The last time I saw Colin, we were sitting on the patio at his parents’ home. He was joking about his new round of chemo and the fact that everyone at the Cancer Clinic knew him. So when he walked in, he was greeted like Norm (from the TV show Cheers!) walking into the bar… Colin!!!

I couldn’t even put into words the impact he had on my life, and his fearlessness and positivity are the reasons why family and friends coined him as “Our Hero.” I knew that we had eight additional years with him because of his optimistic, never-stop attitude. In fact, because of his inspiring “no-retreat-no-surrender” approach, he was given this Superman cape, with matching little ones for his two boys. It was the most appropriate attire for Colin.

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When I received the news of his passing, I initially thought Troy and I should leave Portland and head home immediately. As we made plans to fly to Edmonton, Alberta, we found out that it would take a few more days for plans to be arranged, so we stayed at the WDS till the end. I am glad we did. The messages I heard within the last four days proved to be essential medicine for me, but many were strangely appropriate to deal with the news of Colin’s passing.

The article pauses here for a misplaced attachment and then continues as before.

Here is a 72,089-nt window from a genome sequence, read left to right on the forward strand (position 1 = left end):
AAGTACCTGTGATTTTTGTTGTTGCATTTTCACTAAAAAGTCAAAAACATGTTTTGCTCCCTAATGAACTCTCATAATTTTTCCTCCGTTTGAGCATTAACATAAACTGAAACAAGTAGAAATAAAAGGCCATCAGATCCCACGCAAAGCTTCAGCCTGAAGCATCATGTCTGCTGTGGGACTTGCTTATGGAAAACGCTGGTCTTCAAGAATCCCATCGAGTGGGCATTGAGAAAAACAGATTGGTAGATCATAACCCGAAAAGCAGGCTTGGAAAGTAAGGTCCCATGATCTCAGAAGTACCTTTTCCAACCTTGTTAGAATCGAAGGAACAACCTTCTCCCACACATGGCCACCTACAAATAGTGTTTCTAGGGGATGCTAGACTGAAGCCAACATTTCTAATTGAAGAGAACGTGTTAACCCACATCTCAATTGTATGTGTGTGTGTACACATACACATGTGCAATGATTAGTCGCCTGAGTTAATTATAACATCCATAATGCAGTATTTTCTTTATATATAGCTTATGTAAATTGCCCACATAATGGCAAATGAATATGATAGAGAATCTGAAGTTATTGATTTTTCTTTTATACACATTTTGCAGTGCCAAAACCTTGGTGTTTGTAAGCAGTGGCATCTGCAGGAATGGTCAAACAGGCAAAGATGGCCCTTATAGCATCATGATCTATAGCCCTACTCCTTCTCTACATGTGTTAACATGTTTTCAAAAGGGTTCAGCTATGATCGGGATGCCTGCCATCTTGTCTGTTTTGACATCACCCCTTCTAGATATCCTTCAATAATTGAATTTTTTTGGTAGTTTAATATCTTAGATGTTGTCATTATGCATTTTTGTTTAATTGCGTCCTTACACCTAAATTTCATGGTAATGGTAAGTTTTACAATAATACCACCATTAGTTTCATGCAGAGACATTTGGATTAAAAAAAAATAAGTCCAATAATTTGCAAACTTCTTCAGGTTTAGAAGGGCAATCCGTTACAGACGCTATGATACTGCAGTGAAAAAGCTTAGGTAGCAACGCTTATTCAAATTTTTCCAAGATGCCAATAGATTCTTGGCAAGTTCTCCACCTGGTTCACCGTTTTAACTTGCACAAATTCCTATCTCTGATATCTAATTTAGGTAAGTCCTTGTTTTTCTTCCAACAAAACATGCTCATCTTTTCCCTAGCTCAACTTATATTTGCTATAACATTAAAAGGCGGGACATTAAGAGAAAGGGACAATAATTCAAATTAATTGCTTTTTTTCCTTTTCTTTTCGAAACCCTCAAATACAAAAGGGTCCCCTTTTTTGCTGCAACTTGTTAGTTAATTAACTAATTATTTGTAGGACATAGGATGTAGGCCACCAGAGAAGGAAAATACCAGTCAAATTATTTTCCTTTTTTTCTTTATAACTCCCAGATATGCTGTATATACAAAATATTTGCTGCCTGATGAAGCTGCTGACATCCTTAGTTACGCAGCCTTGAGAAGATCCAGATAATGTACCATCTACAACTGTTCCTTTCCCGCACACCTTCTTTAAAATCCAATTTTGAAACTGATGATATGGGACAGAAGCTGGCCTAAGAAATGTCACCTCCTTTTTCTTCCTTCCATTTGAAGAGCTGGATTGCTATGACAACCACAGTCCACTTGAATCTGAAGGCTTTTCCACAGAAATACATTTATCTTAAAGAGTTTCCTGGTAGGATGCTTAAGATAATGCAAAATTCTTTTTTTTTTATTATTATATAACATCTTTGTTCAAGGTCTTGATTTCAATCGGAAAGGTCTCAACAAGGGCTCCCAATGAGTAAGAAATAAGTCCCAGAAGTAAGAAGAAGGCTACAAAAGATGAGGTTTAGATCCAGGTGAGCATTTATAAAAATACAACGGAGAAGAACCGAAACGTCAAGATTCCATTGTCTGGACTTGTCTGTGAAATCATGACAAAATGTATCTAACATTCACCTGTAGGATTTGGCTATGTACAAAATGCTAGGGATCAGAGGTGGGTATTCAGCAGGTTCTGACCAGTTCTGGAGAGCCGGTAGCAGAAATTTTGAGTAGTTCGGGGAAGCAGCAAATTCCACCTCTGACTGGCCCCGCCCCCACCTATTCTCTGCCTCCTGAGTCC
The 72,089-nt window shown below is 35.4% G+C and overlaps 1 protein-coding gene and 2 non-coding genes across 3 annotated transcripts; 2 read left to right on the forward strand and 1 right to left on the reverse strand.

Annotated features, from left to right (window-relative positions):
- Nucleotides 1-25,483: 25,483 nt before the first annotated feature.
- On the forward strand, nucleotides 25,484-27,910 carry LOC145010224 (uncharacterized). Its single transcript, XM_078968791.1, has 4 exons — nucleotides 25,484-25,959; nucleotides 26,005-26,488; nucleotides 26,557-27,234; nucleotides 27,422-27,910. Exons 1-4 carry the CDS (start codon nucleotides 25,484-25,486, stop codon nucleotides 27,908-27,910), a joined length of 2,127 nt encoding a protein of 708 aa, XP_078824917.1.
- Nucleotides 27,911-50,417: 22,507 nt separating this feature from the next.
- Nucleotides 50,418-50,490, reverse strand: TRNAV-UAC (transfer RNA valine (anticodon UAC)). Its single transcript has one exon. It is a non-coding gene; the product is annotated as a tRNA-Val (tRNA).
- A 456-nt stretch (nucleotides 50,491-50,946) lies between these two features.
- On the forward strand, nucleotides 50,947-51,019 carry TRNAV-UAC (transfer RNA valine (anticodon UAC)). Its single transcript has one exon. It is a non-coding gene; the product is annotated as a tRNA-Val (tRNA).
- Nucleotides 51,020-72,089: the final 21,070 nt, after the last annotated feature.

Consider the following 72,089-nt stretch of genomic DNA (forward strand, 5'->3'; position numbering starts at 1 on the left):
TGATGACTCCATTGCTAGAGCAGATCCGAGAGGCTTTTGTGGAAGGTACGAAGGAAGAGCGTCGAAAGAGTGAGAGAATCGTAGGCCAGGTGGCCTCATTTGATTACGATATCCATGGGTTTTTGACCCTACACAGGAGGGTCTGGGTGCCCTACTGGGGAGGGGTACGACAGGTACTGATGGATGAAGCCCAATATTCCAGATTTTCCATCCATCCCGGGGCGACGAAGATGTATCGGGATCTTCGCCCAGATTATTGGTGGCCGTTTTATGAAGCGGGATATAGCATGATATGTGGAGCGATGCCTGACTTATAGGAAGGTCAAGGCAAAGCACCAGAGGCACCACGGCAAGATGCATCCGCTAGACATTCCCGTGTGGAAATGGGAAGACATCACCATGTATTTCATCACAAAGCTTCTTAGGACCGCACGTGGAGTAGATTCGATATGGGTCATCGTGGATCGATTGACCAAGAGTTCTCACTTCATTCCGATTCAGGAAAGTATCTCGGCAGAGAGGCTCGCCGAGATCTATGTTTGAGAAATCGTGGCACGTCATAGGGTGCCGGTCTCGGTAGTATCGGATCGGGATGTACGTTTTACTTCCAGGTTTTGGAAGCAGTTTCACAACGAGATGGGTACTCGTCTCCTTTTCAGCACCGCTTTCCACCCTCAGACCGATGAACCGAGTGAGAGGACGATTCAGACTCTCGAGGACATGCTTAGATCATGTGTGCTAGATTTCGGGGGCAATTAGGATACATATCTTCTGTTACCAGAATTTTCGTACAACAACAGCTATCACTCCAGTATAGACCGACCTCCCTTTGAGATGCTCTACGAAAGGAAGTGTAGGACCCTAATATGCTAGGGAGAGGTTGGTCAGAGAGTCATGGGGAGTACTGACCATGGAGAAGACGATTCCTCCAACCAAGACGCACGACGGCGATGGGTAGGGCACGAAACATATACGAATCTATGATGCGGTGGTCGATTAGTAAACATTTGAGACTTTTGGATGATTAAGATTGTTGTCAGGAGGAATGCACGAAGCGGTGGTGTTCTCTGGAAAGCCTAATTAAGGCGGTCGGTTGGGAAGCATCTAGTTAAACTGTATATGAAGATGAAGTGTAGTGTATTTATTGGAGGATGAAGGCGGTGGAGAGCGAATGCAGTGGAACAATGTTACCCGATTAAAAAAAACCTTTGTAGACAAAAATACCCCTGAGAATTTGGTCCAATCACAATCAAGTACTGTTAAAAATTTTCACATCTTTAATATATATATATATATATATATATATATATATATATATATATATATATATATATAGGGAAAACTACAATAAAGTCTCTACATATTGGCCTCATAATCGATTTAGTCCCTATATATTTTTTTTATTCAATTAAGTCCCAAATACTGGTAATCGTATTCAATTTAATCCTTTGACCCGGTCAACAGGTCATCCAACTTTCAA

Some of the incredible words from the #WDS2016 speakers 

Emily WDS
Emily McDonnell

Emily McDonnell – She shared her own story of cancer and how she used her experience to create a greeting card line designed for the relationships we really have as human beings.  It is so damn hard to say the right things to a loved one with cancer – when the most important way is to just be there for them.

Chelsea Dinsmore
Chelsea Dinsmore

Chelsea Dinsmore – The Chief Inspiration Officer of Live your Legend, and our friend talked about how she lost her husband, Scott, in a natural tragedy while traveling, just shy of one year ago. Scott had such a significant impact on our lives too, so it was quite profound that the news of Colin was happening on the same weekend. She said, “How we do anything is how we do everything. We have a choice of focusing on what we do have, instead of what we don’t. And we are limitless; that the only limits we have are the limits we place on ourselves.”